Learn More
OBJECTIVES To assess long term (24 months) effects of the Lee Silverman voice treatment (LSVT), a method designed to improve vocal function in patients with Parkinson's disease. METHODS Thirty three patients with idiopathic Parkinson's disease were stratified and randomly assigned to two treatment groups. One group received the LSVT, which emphasises high(More)
This study assessed the impact of the Lee Silverman Voice Treatment (LSVT) on vocal loudness [sound pressure level (SPL)] in a group of dysarthric individuals with idiopathic Parkinson's disease (IPD). Pre- to post-treatment changes in SPL in the treated group were compared with changes in voice SPL during the same time in two control groups: individuals(More)
This study examined the effect of aging on respiratory and laryngeal mechanisms involved in vocal loudness control. Simultaneous measures of subglottal pressure and electromyographic (EMG) activity from the thyroarytenoid (TA), lateral cricoarytenoid (LCA), and cricothyroid (CT) muscles were investigated in young and old individuals while they attempted to(More)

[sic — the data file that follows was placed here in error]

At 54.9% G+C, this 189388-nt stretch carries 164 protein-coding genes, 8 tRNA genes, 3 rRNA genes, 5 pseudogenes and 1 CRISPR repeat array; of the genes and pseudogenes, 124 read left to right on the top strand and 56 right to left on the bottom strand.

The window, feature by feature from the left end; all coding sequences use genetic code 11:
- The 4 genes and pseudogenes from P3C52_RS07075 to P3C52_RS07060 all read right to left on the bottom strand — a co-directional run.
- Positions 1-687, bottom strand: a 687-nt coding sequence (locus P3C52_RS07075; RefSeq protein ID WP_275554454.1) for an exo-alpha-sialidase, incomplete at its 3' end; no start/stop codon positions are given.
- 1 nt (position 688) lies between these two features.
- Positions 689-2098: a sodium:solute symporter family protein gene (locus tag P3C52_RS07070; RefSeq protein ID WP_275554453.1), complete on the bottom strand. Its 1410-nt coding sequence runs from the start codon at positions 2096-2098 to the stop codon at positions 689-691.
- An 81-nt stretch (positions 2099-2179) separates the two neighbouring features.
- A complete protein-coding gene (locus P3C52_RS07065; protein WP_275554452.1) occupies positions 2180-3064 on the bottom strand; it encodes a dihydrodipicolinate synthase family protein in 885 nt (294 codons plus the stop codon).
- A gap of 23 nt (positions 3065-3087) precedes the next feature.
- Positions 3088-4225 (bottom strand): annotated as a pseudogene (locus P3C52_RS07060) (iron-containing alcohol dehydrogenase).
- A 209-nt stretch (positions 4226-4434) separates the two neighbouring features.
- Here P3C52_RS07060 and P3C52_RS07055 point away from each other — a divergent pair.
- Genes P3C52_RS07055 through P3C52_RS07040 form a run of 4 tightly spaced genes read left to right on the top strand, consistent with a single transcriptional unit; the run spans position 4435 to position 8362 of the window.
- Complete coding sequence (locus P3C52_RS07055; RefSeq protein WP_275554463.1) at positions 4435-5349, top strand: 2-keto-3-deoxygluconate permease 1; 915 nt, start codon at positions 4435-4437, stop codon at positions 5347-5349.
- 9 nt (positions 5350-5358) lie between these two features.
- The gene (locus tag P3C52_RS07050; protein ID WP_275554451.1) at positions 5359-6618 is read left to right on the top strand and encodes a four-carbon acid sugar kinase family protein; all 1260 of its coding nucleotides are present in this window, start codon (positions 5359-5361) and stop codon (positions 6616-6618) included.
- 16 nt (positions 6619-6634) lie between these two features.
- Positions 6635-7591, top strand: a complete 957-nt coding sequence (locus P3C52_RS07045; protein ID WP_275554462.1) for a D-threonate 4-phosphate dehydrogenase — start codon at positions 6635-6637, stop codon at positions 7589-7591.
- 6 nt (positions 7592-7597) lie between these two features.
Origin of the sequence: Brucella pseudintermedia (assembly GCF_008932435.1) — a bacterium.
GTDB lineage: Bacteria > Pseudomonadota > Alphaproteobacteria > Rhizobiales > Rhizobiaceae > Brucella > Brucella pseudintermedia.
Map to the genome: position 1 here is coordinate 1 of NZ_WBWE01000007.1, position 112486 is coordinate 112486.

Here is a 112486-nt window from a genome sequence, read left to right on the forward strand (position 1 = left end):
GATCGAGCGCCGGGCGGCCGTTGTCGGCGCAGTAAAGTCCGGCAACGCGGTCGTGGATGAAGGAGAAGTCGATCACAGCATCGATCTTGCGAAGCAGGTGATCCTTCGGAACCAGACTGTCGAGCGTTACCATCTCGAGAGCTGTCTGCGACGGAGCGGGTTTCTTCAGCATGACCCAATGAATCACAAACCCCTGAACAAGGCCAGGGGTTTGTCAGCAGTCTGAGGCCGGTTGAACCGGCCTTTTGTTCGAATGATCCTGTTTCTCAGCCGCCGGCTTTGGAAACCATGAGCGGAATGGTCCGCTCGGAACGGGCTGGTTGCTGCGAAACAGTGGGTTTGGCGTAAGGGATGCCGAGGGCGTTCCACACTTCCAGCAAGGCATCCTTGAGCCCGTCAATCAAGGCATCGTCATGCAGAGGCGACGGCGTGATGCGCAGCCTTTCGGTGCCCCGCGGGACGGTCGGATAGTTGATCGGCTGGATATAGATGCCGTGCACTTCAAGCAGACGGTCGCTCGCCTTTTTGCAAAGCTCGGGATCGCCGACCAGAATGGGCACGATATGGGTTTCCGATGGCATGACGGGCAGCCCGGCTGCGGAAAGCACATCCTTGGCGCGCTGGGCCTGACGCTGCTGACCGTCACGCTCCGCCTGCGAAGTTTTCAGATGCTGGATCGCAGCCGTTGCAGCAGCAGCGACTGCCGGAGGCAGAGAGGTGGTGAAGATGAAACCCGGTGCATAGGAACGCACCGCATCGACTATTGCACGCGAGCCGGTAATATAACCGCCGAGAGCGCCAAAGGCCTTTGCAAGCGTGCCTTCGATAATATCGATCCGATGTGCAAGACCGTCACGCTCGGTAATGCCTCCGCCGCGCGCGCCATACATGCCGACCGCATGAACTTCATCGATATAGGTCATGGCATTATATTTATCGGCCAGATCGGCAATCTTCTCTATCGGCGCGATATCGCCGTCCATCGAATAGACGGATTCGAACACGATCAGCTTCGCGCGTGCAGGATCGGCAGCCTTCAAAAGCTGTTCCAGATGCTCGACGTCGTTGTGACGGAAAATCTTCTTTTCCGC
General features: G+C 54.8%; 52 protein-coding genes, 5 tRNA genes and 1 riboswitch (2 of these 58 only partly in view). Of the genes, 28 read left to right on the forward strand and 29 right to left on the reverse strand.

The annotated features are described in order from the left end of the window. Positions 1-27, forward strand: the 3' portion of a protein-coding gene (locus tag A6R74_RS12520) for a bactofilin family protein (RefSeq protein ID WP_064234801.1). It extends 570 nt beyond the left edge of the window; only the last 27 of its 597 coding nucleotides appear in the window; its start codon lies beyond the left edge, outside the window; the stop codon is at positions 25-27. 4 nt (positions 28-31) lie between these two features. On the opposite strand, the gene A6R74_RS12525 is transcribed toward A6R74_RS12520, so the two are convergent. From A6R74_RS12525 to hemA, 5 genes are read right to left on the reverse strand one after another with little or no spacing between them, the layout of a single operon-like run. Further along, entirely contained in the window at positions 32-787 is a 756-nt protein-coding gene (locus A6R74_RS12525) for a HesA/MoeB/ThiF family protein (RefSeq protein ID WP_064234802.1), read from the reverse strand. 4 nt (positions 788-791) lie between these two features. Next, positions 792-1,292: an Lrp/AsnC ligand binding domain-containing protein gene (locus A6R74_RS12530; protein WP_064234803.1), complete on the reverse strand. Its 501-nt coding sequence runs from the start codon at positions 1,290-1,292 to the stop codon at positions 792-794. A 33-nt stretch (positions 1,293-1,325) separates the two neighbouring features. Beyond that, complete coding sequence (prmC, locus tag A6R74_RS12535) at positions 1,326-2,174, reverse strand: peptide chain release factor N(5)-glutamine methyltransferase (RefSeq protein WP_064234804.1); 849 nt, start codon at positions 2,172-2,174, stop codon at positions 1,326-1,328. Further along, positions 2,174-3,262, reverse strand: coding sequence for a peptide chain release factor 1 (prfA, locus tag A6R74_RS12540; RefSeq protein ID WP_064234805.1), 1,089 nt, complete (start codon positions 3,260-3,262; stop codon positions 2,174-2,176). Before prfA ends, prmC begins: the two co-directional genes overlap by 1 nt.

Vocalizations were elicited in three anesthetized rhesus macaques by electrical stimulation of a site in the brain stem. At the same, the laryngeal muscles--cricothyroid (CT), geniohyoid (GH) and sternothyroid (ST)--were electrically stimulated to assess their effect on the elicited phonation. Analysis of the recorded vocalizations indicated that(More)
Nineteen healthy young adult males with normal voice and speech attempted to sustain the vowel /u/ at a constant pitch (target: 180 Hz) and a constant and comfortable loudness level while receiving a sudden mechanical perturbation to the larynx (thyroid prominence) via a servo-controlled probe. The probe moved toward or away from the larynx in a(More)
In spite of various claims for the presence and functional significance of brainstem reflexes in phonatory control, very little is known about these reflexes in humans. The present study was aimed at studying auditory-laryngeal reflexes in human subjects during sustained phonation. Fourteen subjects sustained phonation at constant voice pitch and voice(More)
The objective of this investigation was to describe the electrophysiological properties of short-latency reflexive pathways existing between the auditory system and the motoneurons involved in the control of lower lip movements for speech. The general procedure involved binaural presentation of auditory clicks (60--75 dB SL) at constant rates while subjects(More)